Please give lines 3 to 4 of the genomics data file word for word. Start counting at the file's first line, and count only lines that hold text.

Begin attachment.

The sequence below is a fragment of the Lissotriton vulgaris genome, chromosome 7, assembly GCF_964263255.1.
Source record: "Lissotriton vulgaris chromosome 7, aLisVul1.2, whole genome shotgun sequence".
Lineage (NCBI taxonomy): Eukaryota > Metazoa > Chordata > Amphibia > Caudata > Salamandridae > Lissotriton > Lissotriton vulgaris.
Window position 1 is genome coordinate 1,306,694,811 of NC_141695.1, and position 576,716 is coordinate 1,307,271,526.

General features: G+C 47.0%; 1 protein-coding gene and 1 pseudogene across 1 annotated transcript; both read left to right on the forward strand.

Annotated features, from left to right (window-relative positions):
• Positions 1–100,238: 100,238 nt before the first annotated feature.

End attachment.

Lineage (NCBI taxonomy): Eukaryota > Metazoa > Chordata > Amphibia > Caudata > Salamandridae > Lissotriton > Lissotriton vulgaris.
Window position 1 is genome coordinate 1,306,694,811 of NC_141695.1, and position 576,716 is coordinate 1,307,271,526.